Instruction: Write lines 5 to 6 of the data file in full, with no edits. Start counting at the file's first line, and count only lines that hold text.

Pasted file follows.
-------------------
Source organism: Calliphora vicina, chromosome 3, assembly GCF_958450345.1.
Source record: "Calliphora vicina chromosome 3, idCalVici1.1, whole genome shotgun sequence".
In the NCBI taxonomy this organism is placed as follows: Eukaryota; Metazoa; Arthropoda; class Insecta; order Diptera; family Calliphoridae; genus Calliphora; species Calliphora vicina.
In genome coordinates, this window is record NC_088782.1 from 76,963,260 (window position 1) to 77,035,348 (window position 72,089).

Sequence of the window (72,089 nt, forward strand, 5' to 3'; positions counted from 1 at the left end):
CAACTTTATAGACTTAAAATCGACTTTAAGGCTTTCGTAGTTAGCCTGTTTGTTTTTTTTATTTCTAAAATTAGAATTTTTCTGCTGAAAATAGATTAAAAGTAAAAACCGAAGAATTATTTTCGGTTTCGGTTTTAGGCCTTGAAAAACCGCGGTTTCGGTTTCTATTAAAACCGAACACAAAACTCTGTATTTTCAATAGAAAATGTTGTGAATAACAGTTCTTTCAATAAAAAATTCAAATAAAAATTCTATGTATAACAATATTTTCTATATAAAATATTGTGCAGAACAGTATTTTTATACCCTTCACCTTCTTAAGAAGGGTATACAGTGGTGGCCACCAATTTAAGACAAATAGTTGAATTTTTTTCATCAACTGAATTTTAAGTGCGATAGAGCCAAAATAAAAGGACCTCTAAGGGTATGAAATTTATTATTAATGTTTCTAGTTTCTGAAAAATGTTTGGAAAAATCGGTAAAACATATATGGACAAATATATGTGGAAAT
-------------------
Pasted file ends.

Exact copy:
Sequence of the window (72,089 nt, forward strand, 5' to 3'; positions counted from 1 at the left end):
CAACTTTATAGACTTAAAATCGACTTTAAGGCTTTCGTAGTTAGCCTGTTTGTTTTTTTTATTTCTAAAATTAGAATTTTTCTGCTGAAAATAGATTAAAAGTAAAAACCGAAGAATTATTTTCGGTTTCGGTTTTAGGCCTTGAAAAACCGCGGTTTCGGTTTCTATTAAAACCGAACACAAAACTCTGTATTTTCAATAGAAAATGTTGTGAATAACAGTTCTTTCAATAAAAAATTCAAATAAAAATTCTATGTATAACAATATTTTCTATATAAAATATTGTGCAGAACAGTATTTTTATACCCTTCACCTTCTTAAGAAGGGTATACAGTGGTGGCCACCAATTTAAGACAAATAGTTGAATTTTTTTCATCAACTGAATTTTAAGTGCGATAGAGCCAAAATAAAAGGACCTCTAAGGGTATGAAATTTATTATTAATGTTTCTAGTTTCTGAAAAATGTTTGGAAAAATCGGTAAAACATATATGGACAAATATATGTGGAAAT